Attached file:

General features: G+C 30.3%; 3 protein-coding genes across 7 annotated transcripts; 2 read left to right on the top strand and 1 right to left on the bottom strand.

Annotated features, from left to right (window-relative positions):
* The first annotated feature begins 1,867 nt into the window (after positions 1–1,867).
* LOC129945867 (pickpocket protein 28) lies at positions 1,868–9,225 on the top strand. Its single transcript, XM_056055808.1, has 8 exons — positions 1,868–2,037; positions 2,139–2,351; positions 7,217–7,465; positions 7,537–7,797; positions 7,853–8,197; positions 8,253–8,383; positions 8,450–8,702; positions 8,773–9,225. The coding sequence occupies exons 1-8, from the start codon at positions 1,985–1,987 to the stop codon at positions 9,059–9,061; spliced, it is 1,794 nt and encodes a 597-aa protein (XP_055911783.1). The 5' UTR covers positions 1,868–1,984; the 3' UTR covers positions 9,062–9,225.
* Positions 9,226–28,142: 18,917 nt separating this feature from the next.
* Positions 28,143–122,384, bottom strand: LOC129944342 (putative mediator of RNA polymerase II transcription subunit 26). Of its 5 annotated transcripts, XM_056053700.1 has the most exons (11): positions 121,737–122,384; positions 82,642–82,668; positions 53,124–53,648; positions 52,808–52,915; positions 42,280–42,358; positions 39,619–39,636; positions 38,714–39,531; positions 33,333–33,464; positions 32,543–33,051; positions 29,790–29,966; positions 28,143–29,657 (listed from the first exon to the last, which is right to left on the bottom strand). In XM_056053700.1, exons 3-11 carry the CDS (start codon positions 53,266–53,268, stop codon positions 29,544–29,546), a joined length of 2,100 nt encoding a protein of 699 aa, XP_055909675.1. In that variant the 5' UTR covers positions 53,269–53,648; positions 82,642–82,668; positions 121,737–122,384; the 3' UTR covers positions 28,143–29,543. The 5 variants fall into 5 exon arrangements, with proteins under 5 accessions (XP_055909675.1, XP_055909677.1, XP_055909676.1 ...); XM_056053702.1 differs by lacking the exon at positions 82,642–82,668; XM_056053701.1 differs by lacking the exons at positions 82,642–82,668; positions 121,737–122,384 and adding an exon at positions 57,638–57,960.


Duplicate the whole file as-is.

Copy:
General features: G+C 30.3%; 3 protein-coding genes across 7 annotated transcripts; 2 read left to right on the top strand and 1 right to left on the bottom strand.

Annotated features, from left to right (window-relative positions):
* The first annotated feature begins 1,867 nt into the window (after positions 1–1,867).
* LOC129945867 (pickpocket protein 28) lies at positions 1,868–9,225 on the top strand. Its single transcript, XM_056055808.1, has 8 exons — positions 1,868–2,037; positions 2,139–2,351; positions 7,217–7,465; positions 7,537–7,797; positions 7,853–8,197; positions 8,253–8,383; positions 8,450–8,702; positions 8,773–9,225. The coding sequence occupies exons 1-8, from the start codon at positions 1,985–1,987 to the stop codon at positions 9,059–9,061; spliced, it is 1,794 nt and encodes a 597-aa protein (XP_055911783.1). The 5' UTR covers positions 1,868–1,984; the 3' UTR covers positions 9,062–9,225.
* Positions 9,226–28,142: 18,917 nt separating this feature from the next.
* Positions 28,143–122,384, bottom strand: LOC129944342 (putative mediator of RNA polymerase II transcription subunit 26). Of its 5 annotated transcripts, XM_056053700.1 has the most exons (11): positions 121,737–122,384; positions 82,642–82,668; positions 53,124–53,648; positions 52,808–52,915; positions 42,280–42,358; positions 39,619–39,636; positions 38,714–39,531; positions 33,333–33,464; positions 32,543–33,051; positions 29,790–29,966; positions 28,143–29,657 (listed from the first exon to the last, which is right to left on the bottom strand). In XM_056053700.1, exons 3-11 carry the CDS (start codon positions 53,266–53,268, stop codon positions 29,544–29,546), a joined length of 2,100 nt encoding a protein of 699 aa, XP_055909675.1. In that variant the 5' UTR covers positions 53,269–53,648; positions 82,642–82,668; positions 121,737–122,384; the 3' UTR covers positions 28,143–29,543. The 5 variants fall into 5 exon arrangements, with proteins under 5 accessions (XP_055909675.1, XP_055909677.1, XP_055909676.1 ...); XM_056053702.1 differs by lacking the exon at positions 82,642–82,668; XM_056053701.1 differs by lacking the exons at positions 82,642–82,668; positions 121,737–122,384 and adding an exon at positions 57,638–57,960.